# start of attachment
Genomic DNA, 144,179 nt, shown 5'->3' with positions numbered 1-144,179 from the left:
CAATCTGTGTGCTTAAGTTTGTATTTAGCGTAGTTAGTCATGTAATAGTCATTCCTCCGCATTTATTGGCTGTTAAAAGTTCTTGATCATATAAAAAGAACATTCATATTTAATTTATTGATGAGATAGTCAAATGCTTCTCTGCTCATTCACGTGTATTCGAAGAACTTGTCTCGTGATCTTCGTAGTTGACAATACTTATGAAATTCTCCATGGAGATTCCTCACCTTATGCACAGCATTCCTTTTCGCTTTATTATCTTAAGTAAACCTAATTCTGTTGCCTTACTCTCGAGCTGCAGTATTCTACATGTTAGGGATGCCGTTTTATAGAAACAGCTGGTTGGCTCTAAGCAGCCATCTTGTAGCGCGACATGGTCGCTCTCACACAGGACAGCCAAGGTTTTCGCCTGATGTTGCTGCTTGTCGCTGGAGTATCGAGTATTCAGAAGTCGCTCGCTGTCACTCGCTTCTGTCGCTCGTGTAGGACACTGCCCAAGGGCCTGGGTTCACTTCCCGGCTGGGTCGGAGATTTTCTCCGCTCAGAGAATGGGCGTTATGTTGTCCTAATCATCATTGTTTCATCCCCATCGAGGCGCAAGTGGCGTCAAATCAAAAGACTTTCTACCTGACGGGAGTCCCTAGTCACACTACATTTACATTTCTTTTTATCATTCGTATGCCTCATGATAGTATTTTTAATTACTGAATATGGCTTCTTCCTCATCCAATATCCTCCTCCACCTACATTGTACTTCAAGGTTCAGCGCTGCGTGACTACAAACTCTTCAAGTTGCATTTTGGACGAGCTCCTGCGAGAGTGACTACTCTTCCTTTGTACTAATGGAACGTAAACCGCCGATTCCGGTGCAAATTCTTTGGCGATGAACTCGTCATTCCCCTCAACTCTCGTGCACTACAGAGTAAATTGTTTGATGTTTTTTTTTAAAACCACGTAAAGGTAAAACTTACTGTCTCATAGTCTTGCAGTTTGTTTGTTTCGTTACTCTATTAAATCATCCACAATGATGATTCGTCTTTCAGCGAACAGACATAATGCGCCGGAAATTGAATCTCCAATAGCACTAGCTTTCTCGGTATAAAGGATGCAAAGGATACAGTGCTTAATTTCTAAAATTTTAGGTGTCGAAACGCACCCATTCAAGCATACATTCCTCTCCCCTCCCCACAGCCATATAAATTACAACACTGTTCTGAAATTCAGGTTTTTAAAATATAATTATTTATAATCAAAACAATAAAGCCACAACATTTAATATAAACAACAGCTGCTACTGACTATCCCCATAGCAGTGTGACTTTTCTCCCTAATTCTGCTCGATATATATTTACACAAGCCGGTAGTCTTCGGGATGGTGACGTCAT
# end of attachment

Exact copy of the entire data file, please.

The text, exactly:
Genomic DNA, 144,179 nt, shown 5'->3' with positions numbered 1-144,179 from the left:
CAATCTGTGTGCTTAAGTTTGTATTTAGCGTAGTTAGTCATGTAATAGTCATTCCTCCGCATTTATTGGCTGTTAAAAGTTCTTGATCATATAAAAAGAACATTCATATTTAATTTATTGATGAGATAGTCAAATGCTTCTCTGCTCATTCACGTGTATTCGAAGAACTTGTCTCGTGATCTTCGTAGTTGACAATACTTATGAAATTCTCCATGGAGATTCCTCACCTTATGCACAGCATTCCTTTTCGCTTTATTATCTTAAGTAAACCTAATTCTGTTGCCTTACTCTCGAGCTGCAGTATTCTACATGTTAGGGATGCCGTTTTATAGAAACAGCTGGTTGGCTCTAAGCAGCCATCTTGTAGCGCGACATGGTCGCTCTCACACAGGACAGCCAAGGTTTTCGCCTGATGTTGCTGCTTGTCGCTGGAGTATCGAGTATTCAGAAGTCGCTCGCTGTCACTCGCTTCTGTCGCTCGTGTAGGACACTGCCCAAGGGCCTGGGTTCACTTCCCGGCTGGGTCGGAGATTTTCTCCGCTCAGAGAATGGGCGTTATGTTGTCCTAATCATCATTGTTTCATCCCCATCGAGGCGCAAGTGGCGTCAAATCAAAAGACTTTCTACCTGACGGGAGTCCCTAGTCACACTACATTTACATTTCTTTTTATCATTCGTATGCCTCATGATAGTATTTTTAATTACTGAATATGGCTTCTTCCTCATCCAATATCCTCCTCCACCTACATTGTACTTCAAGGTTCAGCGCTGCGTGACTACAAACTCTTCAAGTTGCATTTTGGACGAGCTCCTGCGAGAGTGACTACTCTTCCTTTGTACTAATGGAACGTAAACCGCCGATTCCGGTGCAAATTCTTTGGCGATGAACTCGTCATTCCCCTCAACTCTCGTGCACTACAGAGTAAATTGTTTGATGTTTTTTTTTAAAACCACGTAAAGGTAAAACTTACTGTCTCATAGTCTTGCAGTTTGTTTGTTTCGTTACTCTATTAAATCATCCACAATGATGATTCGTCTTTCAGCGAACAGACATAATGCGCCGGAAATTGAATCTCCAATAGCACTAGCTTTCTCGGTATAAAGGATGCAAAGGATACAGTGCTTAATTTCTAAAATTTTAGGTGTCGAAACGCACCCATTCAAGCATACATTCCTCTCCCCTCCCCACAGCCATATAAATTACAACACTGTTCTGAAATTCAGGTTTTTAAAATATAATTATTTATAATCAAAACAATAAAGCCACAACATTTAATATAAACAACAGCTGCTACTGACTATCCCCATAGCAGTGTGACTTTTCTCCCTAATTCTGCTCGATATATATTTACACAAGCCGGTAGTCTTCGGGATGGTGACGTCAT